Mixed reaction to review

Recommendation threatens ‘Canada’s number-one sport’

Women’s basketball Coach Dave Wilson said returning senior players will fill the void left by Claire Meadows’ graduation.
Women’s basketball Coach Dave Wilson said returning senior players will fill the void left by Claire Meadows’ graduation.
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The recently released athletics review has garnered mixed reactions from Queen’s coaches and players.

The 36-page review of Athletics and Recreation, co-authored by former Dean of Student Affairs Bob Crawford and Dean of Graduate Studies and Research Janice Deakin, was released June 27.

Although most coaches, many of whom were consulted as part of the review, say they recognize and appreciate the effort and initiative that went into the review, some are unhappy with its suggestions.

The source of the unhappiness lies in the review’s recommendation that, if implemented, would see only 10 to 16 fully-funded varsity teams at the University. A ranking of the 34 varsity sports and competitive clubs at Queen’s saw some coaches upset with their team’s spots on the list.

One of the teams on the chopping block is 23rd-ranked fencing. Fencer Joanna Chen was disappointed at the ranking, but wasn’t surprised.

“The saddest thing for me is that a lot of people get introduced to fencing at university because it’s not widely available. We can still introduce people to it in a club setting but not at the same competitive level,” she said.

Chen said without university funding, fencers would have to incur costs for facilities and tournaments.

“It’s a put-off to pay for a sport when you haven’t tried it before,” she said.

Men’s hockey, a sport with a long history at Queen’s, was ranked 14th on the list. The review cited the University’s lack of an ice rink due to Queen’s Centre construction, which would bring the team’s operating cost to $3.5 million over the five years before the new arena is built.

Men’s hockey coach Brett Gibson said he examined the review at great length.

“It did shock me in a way, but it didn’t in another. How do you get rid of Canada’s number one sport? I don’t think it’s possible.”

Gibson plans to use the review to help his team in a way its authors may not have anticipated.

“I’m going to use it in a positive way. I’m going to use it to motivate my guys. We have to go out and win, and that’s why we have the varsity label.”

The football team is about to play its 125th season and was ranked fifth in the review. Head coach Pat Sheahan would have liked to have seen a higher ranking.

“While it is important that we do well in every sport, the one sport that people want to see us back in the winner’s circle is football,” Sheahan said. “The number-one sport at Queen’s has always been and always will be football.”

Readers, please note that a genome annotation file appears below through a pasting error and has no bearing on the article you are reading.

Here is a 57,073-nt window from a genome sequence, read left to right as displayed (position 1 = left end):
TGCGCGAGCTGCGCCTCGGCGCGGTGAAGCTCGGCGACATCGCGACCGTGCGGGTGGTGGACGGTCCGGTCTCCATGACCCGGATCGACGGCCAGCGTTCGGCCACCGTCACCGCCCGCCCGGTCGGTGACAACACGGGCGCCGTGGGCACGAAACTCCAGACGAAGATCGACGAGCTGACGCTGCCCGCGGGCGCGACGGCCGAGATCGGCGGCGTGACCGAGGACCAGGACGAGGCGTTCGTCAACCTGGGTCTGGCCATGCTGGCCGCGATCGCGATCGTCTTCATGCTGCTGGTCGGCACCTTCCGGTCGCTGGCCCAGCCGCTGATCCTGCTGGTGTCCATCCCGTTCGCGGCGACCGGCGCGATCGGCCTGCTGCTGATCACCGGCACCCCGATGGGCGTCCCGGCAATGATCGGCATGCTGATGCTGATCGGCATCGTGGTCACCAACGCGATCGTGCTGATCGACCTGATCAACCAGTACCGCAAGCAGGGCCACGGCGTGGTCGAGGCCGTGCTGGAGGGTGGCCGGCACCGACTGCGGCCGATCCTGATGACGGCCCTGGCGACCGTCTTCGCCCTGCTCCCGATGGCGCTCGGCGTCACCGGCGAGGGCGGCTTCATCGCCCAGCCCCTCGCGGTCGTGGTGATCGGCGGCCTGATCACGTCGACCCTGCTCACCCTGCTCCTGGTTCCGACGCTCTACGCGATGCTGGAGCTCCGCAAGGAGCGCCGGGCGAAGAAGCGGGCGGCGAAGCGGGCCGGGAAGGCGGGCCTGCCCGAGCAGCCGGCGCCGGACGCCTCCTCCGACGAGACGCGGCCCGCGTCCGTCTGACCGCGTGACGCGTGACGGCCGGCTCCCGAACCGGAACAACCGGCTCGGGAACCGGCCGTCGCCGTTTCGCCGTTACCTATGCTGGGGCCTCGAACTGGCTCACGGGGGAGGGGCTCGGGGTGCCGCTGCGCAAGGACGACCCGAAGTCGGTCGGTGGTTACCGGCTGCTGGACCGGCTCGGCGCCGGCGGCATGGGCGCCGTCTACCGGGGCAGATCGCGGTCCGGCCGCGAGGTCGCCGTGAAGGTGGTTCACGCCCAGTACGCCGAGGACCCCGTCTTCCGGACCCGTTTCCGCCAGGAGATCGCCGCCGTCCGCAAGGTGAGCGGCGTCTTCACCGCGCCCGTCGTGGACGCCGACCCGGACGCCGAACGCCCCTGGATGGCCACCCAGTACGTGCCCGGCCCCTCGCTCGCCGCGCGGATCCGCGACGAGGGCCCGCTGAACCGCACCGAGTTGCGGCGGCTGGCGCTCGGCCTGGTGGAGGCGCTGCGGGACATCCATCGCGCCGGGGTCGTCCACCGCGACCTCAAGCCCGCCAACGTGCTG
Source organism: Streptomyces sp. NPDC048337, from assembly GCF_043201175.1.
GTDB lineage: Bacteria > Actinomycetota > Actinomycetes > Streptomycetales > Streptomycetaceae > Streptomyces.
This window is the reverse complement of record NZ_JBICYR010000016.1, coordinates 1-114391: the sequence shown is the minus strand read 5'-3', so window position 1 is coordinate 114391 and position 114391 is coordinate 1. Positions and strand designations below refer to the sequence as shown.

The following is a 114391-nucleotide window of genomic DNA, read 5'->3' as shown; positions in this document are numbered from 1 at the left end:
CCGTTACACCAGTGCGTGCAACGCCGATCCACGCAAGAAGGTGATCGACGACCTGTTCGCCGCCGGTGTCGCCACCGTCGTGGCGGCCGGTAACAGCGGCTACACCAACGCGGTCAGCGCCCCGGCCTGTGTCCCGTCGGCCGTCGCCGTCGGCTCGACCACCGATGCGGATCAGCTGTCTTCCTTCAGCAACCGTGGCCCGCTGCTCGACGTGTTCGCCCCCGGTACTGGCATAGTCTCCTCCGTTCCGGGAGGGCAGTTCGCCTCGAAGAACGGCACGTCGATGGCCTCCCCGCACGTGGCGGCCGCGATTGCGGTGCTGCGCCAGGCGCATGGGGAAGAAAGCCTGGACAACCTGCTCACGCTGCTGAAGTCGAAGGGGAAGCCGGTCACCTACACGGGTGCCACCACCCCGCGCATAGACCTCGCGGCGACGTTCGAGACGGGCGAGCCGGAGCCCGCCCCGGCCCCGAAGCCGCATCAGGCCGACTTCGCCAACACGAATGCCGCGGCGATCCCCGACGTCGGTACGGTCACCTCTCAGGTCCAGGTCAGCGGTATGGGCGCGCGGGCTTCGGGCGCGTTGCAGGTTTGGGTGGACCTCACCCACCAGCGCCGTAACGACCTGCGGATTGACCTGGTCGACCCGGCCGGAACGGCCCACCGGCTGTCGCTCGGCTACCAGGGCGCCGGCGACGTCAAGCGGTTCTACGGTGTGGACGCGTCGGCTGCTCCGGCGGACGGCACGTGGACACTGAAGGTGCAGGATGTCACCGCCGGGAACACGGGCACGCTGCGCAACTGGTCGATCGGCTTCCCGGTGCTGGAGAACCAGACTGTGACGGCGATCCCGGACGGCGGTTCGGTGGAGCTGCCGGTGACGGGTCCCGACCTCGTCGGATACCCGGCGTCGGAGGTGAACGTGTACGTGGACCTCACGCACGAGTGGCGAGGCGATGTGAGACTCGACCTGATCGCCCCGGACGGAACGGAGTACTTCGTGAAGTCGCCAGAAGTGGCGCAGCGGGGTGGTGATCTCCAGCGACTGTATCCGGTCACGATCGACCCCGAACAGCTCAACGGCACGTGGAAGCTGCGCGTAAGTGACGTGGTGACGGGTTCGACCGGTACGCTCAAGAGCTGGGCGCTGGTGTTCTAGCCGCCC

Not surprisingly, coaches whose teams were ranked higher were pleased with the review.

Women’s soccer head coach Dave McDowell, whose team was ranked second behind men’s volleyball, likes the new direction the review suggests.

“I love what the review’s saying, and I love the direction that the Athletics Department seems to be going in. We’re looking forward to seeing how those changes kind of help us out, and maybe take that next step.”

McDowell, who is currently a part-time coach, also looks forward to the possibility of more funding.

“Maybe just freeing up the coaching staff from wearing so many hats would be nice too. Sometimes you feel like the coaching kind of gets lost.”

He also said more funds would allow his athletes to pay for year-round training. It would also allow the team to attract marquee athletes through scholarships.

Men’s soccer coach Al MacVicar, whose team was ranked sixth, said although teams should take heed of the review, it shouldn’t create a sudden atmosphere of accountability in Queen’s varsity sports.

“It’s not a situation where, all of a sudden, we have to think, ‘Okay, we have to be accountable because we’re being reviewed.’ That should already be in the mind of every head coach of every team at Queen’s, and I’m sure it is.”

The review recommends raising the student fee for Athletics and Recreation to place it among the top five universities in Ontario.

AMS President Kingsley Chak said the proposal to raise the fee should be carefully examined before decisions are made.

“Right now the facility that we have is not top-notch in Canada and that’s why I think the athletics fee is not as high as others,” he said. “When the Queen’s Centre is completed then all the facilities will be newer—at that point examining the fee will be logical.”

Chak also cautiously addressed the recommendation that the AMS and Athletics and Recreation work together to approve athletics clubs.

“I think the problem right now is there are too many branches in Athletics and people are not communicating with each other. We need to look into more detail in how that restructuring is going to occur. The system has to make sense for students.”

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